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1.
J Allergy Clin Immunol ; 2022 Nov 03.
Article in English | MEDLINE | ID: covidwho-2235736

ABSTRACT

BACKGROUND: The global epidemiology of asthma among patients with coronavirus disease 2019 (COVID-19) presents striking geographic differences, defining prevalence zones of high and low co-occurrence of asthma and COVID-19. OBJECTIVE: We aimed to compare asthma prevalence among hospitalized patients with COVID-19 in major global hubs across the world by applying common inclusion criteria and definitions. METHODS: We built a network of 6 academic hospitals in Stanford (Stanford University)/the United States; Frankfurt (Goethe University), Giessen (Justus Liebig University), and Marburg (Philipps University)/Germany; and Moscow (Clinical Hospital 52 in collaboration with Sechenov University)/Russia. We collected clinical and laboratory data for patients hospitalized due to COVID-19. RESULTS: Asthmatic individuals were overrepresented among hospitalized patients with COVID-19 in Stanford and underrepresented in Moscow and Germany as compared with their prevalence among adults in the local community. Asthma prevalence was similar among patients hospitalized in an intensive care unit and patients hospitalized in other than an intensive care unit, which implied that the risk for development of severe COVID-19 was not higher among asthmatic patients. The numbers of males and comorbidities were higher among patients with COVID-19 in the Stanford cohort, and the most frequent comorbidities among these patients with asthma were other chronic inflammatory airway disorders such as chronic obstructive pulmonary disease. CONCLUSION: The observed disparity in COVID-19-associated risk among asthmatic patients across countries and continents is connected to the varying prevalence of underlying comorbidities, particularly chronic obstructive pulmonary disease.

2.
JCI Insight ; 7(13)2022 07 08.
Article in English | MEDLINE | ID: covidwho-1932894

ABSTRACT

BACKGROUNDProlonged symptoms after SARS-CoV-2 infection are well documented. However, which factors influence development of long-term symptoms, how symptoms vary across ethnic groups, and whether long-term symptoms correlate with biomarkers are points that remain elusive.METHODSAdult SARS-CoV-2 reverse transcription PCR-positive (RT-PCR-positive) patients were recruited at Stanford from March 2020 to February 2021. Study participants were seen for in-person visits at diagnosis and every 1-3 months for up to 1 year after diagnosis; they completed symptom surveys and underwent blood draws and nasal swab collections at each visit.RESULTSOur cohort (n = 617) ranged from asymptomatic to critical COVID-19 infections. In total, 40% of participants reported at least 1 symptom associated with COVID-19 six months after diagnosis. Median time from diagnosis to first resolution of all symptoms was 44 days; median time from diagnosis to sustained symptom resolution with no recurring symptoms for 1 month or longer was 214 days. Anti-nucleocapsid IgG level in the first week after positive RT-PCR test and history of lung disease were associated with time to sustained symptom resolution. COVID-19 disease severity, ethnicity, age, sex, and remdesivir use did not affect time to sustained symptom resolution.CONCLUSIONWe found that all disease severities had a similar risk of developing post-COVID-19 syndrome in an ethnically diverse population. Comorbid lung disease and lower levels of initial IgG response to SARS-CoV-2 nucleocapsid antigen were associated with longer symptom duration.TRIAL REGISTRATIONClinicalTrials.gov, NCT04373148.FUNDINGNIH UL1TR003142 CTSA grant, NIH U54CA260517 grant, NIEHS R21 ES03304901, Sean N Parker Center for Allergy and Asthma Research at Stanford University, Chan Zuckerberg Biohub, Chan Zuckerberg Initiative, Sunshine Foundation, Crown Foundation, and Parker Foundation.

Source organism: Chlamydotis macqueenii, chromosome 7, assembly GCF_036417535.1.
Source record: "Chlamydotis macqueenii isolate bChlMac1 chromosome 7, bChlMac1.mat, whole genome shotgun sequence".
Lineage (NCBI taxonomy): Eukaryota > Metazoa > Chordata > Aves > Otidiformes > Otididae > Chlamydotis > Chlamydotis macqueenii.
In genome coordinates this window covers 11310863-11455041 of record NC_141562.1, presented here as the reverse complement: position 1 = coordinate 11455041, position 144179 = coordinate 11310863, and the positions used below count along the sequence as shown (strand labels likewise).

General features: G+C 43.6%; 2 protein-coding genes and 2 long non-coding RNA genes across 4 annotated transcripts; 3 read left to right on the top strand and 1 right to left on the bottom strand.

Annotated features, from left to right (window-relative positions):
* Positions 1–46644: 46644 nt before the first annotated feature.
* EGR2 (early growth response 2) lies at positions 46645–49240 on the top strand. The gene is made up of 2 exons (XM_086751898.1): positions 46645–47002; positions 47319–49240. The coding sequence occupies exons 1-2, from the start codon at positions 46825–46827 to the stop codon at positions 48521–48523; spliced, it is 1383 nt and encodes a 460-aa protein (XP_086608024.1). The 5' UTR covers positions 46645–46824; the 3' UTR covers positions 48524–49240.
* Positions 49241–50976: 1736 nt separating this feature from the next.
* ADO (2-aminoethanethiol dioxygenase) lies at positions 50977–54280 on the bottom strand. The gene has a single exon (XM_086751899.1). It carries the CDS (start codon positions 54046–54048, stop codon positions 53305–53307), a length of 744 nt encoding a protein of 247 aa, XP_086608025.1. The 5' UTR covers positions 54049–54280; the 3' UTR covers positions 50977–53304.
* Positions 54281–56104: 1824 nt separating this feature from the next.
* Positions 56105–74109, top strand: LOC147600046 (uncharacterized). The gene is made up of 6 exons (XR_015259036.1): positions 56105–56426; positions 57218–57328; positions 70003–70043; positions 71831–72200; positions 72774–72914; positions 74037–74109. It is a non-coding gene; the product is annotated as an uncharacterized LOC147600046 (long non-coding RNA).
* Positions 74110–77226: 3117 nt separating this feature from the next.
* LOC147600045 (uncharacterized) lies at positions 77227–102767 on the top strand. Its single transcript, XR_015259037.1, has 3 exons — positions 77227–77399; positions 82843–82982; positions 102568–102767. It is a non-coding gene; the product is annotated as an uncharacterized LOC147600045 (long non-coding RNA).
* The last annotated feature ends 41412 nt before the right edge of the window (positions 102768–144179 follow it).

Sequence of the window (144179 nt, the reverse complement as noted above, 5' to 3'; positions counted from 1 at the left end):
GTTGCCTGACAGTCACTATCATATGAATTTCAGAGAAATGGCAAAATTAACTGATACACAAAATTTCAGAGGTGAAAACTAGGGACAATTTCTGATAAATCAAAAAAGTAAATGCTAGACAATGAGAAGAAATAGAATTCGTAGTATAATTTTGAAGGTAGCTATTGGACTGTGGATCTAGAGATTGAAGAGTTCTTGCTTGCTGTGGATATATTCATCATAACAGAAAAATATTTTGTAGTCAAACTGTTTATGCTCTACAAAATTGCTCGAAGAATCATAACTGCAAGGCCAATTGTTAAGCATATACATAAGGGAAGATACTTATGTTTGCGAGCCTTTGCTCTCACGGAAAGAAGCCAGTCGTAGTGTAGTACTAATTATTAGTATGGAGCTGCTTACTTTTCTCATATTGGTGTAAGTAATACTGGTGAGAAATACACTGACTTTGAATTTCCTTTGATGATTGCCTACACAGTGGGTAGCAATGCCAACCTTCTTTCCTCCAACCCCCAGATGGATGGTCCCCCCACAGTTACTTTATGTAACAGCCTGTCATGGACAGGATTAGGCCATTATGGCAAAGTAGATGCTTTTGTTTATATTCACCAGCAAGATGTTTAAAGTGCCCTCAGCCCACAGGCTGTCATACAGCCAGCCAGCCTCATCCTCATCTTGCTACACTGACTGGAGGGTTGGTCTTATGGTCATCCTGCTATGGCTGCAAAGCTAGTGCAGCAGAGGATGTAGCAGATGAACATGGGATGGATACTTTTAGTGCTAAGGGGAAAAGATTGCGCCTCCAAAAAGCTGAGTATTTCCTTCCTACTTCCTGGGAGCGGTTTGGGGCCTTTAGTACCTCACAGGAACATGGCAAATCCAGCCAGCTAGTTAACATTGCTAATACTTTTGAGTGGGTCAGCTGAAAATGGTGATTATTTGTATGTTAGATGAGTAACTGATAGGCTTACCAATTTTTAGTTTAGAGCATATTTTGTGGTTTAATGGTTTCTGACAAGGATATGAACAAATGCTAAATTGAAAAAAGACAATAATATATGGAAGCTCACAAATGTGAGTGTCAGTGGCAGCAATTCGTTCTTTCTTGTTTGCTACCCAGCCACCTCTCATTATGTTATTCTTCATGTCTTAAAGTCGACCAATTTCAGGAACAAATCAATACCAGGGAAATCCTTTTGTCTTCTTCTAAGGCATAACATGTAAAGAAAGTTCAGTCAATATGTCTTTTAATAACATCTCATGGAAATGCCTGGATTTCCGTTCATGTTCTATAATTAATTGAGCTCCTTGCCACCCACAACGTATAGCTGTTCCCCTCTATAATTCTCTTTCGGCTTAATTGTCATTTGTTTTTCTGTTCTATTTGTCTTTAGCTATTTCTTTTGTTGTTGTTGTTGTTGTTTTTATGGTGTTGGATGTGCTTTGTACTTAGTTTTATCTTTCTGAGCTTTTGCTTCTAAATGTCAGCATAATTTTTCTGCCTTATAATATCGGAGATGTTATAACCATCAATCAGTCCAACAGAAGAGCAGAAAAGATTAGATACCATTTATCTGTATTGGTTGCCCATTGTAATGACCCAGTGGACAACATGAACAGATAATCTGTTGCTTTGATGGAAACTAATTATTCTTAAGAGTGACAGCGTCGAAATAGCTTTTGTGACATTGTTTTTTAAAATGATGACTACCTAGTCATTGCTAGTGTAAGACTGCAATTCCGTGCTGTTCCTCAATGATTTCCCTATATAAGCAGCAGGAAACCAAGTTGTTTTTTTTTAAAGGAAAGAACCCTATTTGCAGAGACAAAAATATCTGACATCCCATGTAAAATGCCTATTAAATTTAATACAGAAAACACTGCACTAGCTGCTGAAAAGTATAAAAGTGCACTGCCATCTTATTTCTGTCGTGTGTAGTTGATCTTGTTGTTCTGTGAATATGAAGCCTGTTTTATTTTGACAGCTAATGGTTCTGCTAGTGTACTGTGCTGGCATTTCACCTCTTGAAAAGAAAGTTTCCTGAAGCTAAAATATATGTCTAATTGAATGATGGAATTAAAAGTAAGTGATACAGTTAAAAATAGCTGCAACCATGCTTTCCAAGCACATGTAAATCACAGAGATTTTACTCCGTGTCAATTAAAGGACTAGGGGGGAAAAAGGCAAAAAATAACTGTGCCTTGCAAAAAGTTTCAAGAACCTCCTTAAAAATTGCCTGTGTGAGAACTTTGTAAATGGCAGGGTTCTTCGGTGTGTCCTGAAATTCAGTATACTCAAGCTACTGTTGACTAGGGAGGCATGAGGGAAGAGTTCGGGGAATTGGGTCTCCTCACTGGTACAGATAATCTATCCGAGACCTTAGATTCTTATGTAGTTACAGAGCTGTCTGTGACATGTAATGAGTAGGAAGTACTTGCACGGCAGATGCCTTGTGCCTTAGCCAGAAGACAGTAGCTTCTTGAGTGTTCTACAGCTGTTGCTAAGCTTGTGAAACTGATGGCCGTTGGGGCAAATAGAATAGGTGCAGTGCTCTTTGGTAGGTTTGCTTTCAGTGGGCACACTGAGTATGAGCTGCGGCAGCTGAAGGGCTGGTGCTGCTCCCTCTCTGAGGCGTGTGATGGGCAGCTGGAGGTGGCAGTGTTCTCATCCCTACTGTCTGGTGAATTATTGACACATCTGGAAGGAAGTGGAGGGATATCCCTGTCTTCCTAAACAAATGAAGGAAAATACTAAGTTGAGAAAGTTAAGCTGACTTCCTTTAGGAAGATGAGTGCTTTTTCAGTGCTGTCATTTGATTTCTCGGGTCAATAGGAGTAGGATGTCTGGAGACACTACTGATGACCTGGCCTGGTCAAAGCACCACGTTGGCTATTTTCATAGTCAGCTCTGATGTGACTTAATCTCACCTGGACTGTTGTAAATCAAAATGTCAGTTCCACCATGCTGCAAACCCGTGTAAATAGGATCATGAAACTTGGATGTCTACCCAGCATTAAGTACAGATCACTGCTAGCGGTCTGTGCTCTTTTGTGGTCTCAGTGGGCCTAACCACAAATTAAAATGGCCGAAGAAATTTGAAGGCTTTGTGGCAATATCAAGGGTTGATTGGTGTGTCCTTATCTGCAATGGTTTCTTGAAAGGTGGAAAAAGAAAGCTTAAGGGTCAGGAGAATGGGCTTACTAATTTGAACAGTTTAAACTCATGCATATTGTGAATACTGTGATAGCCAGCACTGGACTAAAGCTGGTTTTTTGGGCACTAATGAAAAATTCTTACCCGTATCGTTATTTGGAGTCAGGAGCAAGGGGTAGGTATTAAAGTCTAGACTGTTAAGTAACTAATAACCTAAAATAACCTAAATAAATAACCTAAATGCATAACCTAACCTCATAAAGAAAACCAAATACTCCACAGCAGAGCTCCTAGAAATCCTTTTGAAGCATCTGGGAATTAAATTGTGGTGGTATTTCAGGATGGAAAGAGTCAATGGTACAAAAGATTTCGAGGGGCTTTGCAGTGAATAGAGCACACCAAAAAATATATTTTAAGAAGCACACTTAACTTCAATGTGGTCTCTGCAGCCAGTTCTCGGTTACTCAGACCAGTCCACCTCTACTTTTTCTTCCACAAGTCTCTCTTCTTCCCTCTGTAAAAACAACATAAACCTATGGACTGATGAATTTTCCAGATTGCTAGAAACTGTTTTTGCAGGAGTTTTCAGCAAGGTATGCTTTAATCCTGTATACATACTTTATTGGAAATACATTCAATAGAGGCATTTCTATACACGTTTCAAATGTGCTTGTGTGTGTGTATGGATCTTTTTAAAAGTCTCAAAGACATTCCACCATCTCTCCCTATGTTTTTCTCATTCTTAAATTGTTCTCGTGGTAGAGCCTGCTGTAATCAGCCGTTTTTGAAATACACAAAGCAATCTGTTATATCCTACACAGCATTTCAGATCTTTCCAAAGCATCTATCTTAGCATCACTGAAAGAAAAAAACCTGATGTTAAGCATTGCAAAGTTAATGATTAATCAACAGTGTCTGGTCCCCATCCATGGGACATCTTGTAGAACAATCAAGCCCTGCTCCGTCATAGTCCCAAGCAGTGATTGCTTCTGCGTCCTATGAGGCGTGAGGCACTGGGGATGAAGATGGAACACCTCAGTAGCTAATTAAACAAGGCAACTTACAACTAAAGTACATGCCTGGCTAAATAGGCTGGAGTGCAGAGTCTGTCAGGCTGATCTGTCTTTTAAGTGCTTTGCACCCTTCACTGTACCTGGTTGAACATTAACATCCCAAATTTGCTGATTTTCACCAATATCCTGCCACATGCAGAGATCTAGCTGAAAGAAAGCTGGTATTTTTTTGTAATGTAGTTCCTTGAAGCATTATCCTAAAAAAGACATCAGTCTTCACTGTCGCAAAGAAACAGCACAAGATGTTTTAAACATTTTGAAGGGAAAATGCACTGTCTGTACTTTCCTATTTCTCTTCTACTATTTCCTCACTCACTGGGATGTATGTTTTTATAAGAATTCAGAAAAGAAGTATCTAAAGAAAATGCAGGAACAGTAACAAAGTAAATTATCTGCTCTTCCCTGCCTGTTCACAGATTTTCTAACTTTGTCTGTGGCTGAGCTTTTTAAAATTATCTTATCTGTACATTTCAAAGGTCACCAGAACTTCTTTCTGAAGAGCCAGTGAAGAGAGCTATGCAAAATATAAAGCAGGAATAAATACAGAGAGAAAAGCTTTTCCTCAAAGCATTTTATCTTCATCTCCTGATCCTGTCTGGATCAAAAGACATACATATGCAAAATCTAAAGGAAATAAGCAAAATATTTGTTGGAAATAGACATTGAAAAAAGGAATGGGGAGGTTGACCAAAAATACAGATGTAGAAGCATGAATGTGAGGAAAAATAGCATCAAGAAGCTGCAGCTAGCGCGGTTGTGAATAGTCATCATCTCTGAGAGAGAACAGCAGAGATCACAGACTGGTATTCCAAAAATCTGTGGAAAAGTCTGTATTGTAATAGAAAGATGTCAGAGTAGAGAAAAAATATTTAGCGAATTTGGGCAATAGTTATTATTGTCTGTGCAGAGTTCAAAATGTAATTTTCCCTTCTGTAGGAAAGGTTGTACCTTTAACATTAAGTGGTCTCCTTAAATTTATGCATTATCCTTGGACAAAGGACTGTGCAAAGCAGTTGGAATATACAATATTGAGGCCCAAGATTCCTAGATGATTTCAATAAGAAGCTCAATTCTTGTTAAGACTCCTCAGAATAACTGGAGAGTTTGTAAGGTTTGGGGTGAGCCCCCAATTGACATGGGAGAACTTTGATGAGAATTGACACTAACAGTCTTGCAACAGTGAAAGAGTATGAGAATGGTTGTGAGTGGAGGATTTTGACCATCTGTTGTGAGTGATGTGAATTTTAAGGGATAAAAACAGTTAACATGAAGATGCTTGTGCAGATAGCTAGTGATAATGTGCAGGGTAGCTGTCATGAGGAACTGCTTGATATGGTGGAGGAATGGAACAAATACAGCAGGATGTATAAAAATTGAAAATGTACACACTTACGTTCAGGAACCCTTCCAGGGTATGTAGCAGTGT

Subject(s)
COVID-19 , COVID-19/complications , Humans , Immunoglobulin G , SARS-CoV-2 , Post-Acute COVID-19 Syndrome
3.
Diabetes ; 71, 2022.
Article in English | ProQuest Central | ID: covidwho-1923977